By Paul Kiely
Photos © Bob Seary.
By George Orwell
Adapted by Saro Lusty-Cavallari
Directed by Saro Lusty-Cavallari
A New Theatre Production
542 King Street
Season: 13 October – 7 November 2020. Bookings: www.newtheatre.org.au Duration: 100 minutes plus interval.
If you knew nothing of the Russian Revolution and the rise of Stalin, you could be forgiven for feeling that Animal Farm is just a quaint, little agricultural yarn with some adult themes. And on the surface, it is.
Dig deeper though, and you will appreciate why George Orwell’s fable has been a literary favourite for over 70 years.
The New Theatre production of Animal Farm is an impressive adaptation by Australian playwright Saro Lusty-Cavallari for the stage. The story largely follows Orwell’s plot, however with sparse conversation in the original, Lusty-Cavallaro has shown his writing skills by penning some absorbing dialogue between the farmyard critters.
The story is set on ‘Manor Farm’, a fledgling enterprise owned by the inept and alcoholic owner Mr Jones (Brendan Miles). Not intentionally cruel, he has grown lazy and sometimes forgets to feed the farm animals. Before he dies, an old and wise boar called Old Major (also Brendan Miles) encourages the animals to rise and overthrow the humans.
Under the guidance of two pigs named Napoleon (Angus Evans) and Snowball (Lachlan Stevenson), a revolution occurs, and Mr Jones is exiled.
With the promise of unlimited bounty and a life of leisure, the farm animals mindlessly follow the lead of Snowball and raid the feed stores. Napoleon and Snowball enact the ‘7 Commandments of Animalism’.
These are noble statements of intention but are destined to whither as the reality of inequality in the farm animal family takes hold.
Proudly painted on the newly titled barn called ‘Animal Farm’, the commandments are for all to see:
“1. Whatever goes on two legs is an enemy.
2. Whatever goes on four legs, or has wings, is a friend.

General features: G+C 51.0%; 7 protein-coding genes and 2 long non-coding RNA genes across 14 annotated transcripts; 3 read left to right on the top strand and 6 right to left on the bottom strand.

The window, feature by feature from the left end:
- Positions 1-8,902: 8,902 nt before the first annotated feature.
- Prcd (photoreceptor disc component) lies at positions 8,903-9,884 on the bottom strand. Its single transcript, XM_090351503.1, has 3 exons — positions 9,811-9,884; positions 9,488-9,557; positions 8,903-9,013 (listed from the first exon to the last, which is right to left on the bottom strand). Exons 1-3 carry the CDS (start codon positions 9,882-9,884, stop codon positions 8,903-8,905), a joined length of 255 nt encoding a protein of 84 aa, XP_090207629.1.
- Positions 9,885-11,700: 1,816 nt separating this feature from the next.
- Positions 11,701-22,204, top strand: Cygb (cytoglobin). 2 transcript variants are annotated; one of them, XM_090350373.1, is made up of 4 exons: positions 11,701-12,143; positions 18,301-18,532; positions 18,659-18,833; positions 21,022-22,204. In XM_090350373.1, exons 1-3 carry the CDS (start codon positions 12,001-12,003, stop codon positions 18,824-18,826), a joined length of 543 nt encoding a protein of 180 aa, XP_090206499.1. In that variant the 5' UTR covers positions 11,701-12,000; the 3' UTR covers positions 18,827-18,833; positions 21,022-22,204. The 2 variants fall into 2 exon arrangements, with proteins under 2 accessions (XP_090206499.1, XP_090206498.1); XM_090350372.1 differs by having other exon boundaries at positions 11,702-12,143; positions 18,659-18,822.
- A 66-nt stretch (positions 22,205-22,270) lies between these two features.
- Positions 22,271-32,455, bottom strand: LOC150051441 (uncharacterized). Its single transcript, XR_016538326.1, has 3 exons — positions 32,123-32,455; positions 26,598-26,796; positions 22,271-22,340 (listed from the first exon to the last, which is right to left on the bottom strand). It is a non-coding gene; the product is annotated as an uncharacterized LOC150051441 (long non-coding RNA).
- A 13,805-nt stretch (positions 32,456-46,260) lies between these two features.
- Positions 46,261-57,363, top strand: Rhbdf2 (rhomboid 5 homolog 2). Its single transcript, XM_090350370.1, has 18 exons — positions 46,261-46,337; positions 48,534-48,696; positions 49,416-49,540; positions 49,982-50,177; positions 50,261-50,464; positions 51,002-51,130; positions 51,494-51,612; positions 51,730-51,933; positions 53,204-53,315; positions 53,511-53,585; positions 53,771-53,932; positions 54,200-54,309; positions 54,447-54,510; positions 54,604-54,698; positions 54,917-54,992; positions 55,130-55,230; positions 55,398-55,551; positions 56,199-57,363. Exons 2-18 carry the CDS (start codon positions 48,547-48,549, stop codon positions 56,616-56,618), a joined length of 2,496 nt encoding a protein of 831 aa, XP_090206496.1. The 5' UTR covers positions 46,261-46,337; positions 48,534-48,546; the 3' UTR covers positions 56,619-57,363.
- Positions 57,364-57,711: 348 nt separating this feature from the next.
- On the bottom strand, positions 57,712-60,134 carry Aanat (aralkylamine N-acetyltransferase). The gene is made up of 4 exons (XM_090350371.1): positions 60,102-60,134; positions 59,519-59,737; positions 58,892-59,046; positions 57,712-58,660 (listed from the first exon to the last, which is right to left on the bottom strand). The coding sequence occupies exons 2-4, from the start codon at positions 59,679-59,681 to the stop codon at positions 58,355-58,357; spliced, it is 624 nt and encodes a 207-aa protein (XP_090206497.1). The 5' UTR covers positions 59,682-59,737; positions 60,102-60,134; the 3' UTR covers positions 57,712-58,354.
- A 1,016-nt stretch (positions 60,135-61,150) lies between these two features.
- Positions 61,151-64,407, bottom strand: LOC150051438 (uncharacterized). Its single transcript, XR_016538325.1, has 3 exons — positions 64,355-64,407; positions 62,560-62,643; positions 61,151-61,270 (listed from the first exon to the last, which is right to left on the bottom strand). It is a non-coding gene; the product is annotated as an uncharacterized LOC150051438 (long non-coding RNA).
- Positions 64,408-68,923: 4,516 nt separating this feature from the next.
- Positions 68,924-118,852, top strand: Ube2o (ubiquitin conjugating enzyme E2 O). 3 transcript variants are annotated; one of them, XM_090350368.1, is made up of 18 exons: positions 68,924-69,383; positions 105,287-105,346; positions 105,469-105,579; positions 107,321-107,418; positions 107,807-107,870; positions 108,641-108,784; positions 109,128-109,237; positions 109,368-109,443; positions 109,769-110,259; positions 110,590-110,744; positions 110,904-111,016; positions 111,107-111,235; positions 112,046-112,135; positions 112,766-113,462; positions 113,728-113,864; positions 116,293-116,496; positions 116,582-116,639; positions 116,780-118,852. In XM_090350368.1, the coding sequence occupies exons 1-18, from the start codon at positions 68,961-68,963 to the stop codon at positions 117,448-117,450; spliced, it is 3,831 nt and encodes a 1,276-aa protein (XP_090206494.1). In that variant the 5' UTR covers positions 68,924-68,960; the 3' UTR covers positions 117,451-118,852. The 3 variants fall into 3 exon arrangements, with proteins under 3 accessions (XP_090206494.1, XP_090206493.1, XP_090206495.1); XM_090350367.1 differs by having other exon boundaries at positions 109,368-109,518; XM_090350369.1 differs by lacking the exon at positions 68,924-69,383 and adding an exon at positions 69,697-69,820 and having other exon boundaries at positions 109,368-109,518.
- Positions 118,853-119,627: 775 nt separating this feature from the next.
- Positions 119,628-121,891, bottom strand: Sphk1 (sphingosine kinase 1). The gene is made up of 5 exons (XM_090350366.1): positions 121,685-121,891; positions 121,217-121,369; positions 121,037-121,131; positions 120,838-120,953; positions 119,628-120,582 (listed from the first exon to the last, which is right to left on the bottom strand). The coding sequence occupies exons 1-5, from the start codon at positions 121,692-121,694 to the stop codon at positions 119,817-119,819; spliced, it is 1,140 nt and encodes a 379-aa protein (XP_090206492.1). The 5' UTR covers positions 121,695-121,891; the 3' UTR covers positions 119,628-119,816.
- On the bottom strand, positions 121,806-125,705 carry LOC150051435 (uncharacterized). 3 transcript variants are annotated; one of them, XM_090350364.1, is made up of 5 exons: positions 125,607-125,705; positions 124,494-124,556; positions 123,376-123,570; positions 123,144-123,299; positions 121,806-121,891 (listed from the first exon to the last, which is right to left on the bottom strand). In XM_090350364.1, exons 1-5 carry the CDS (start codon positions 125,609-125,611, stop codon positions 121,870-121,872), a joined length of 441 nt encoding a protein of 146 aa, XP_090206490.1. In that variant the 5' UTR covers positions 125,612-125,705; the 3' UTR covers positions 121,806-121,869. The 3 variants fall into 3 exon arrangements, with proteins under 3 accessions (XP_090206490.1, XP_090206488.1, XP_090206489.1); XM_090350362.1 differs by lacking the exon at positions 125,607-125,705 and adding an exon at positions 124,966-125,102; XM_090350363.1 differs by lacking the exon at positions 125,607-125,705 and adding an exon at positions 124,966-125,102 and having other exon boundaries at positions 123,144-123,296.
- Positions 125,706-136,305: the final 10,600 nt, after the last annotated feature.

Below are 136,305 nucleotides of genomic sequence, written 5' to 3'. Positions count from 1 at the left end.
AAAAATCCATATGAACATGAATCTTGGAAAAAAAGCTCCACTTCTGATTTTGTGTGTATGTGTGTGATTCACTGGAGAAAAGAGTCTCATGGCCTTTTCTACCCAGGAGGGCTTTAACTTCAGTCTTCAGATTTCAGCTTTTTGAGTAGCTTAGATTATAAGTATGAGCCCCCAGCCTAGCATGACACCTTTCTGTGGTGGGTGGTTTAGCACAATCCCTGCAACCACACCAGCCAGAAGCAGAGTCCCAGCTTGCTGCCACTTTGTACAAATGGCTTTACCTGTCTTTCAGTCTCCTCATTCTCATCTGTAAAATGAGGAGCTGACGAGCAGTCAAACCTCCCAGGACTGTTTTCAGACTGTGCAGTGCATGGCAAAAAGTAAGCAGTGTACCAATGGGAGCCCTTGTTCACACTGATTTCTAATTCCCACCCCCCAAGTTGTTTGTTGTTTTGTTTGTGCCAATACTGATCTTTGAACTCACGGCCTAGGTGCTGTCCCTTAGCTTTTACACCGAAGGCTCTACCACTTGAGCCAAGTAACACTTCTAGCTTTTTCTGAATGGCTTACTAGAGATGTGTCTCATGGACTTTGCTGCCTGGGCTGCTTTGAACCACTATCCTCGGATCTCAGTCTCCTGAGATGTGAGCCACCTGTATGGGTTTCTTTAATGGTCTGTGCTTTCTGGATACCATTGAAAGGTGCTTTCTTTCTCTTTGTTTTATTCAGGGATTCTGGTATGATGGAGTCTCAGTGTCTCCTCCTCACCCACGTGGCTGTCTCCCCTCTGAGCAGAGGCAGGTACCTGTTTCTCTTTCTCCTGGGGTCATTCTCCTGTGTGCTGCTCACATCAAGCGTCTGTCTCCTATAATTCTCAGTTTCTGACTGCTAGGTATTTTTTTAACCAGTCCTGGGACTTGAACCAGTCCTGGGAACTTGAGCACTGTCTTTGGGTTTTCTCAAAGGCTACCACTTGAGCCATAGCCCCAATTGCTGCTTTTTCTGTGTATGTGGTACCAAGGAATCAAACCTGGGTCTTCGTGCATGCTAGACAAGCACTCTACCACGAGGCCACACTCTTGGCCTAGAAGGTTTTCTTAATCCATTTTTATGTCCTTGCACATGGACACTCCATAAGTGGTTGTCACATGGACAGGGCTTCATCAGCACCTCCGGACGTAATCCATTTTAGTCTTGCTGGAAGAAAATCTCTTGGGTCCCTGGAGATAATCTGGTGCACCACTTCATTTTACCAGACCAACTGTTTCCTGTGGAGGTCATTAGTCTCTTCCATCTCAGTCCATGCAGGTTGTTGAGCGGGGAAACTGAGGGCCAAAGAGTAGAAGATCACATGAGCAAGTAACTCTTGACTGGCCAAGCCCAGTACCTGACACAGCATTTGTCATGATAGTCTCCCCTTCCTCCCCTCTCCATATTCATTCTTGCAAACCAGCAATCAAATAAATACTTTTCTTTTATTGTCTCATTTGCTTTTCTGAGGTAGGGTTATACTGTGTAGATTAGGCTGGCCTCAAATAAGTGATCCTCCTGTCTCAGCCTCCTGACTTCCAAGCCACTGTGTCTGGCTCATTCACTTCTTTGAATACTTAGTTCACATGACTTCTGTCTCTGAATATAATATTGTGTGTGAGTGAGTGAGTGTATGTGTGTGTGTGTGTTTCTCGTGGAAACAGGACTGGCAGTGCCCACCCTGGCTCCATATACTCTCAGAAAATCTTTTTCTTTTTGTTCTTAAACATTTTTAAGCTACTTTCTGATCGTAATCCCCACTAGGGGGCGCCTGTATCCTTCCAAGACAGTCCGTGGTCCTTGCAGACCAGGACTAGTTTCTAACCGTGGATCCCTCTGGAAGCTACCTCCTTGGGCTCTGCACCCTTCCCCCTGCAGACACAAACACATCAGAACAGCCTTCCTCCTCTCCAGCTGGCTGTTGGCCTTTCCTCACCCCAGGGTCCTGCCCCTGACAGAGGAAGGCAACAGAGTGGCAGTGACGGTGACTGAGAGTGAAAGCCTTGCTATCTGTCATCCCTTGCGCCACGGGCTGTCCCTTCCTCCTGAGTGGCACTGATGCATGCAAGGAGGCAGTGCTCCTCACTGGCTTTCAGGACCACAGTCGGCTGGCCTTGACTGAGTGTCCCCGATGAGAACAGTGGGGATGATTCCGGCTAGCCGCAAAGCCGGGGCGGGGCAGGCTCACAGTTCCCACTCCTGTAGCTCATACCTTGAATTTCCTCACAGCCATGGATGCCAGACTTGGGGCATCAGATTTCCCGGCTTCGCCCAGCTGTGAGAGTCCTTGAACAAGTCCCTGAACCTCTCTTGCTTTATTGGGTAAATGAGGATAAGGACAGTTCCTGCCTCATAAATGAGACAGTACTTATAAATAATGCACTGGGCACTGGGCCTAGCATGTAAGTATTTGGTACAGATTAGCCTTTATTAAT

3. No animal shall wear clothes.
4. No animal shall sleep in a bed.
5. No animal shall drink alcohol.
6. No animal shall kill any other animal.
7. All animals are equal.”
This is when knowledge of the Russian Revolution now comes in handy. The parallels with this early 20th century event is intentional. Soon the farmyard resembles a battlefield, typical of the lies, deceit and betrayal that totalitarianism ultimately delivers.
This is a compelling production. With a huge cast of 15 and equal number in the creative and production team, it is ‘all hands-on deck’ as the New Theatre tackles Covid head on.
Saro Lusty-Cavallaro directs his adaptation faultlessly. Presented as a series of short acts with a title illuminated onto the stage curtain, the simple staging (Carmody Nicol) and minimalist lighting effects (Rhys Mendham) keep the focus on the farmyard characters.
Costumes (Claudia Mirabello) are clever, using fawn overalls or shirts with round insignias to depict the different barefoot animals. As Napoleon takes ultimate control, he emerges in a military style jacket with medals, always accompanied by his two loyal hounds.
Animal Farm is not a light-hearted or comedic look at how non-human life exists. As we are reminded early on “The life of an animal is misery and slavery”. However, the drama and dark themes succeed in reminding us humans of how fortunate we are to live in an accountable democracy.
That is something the animal world will never enjoy.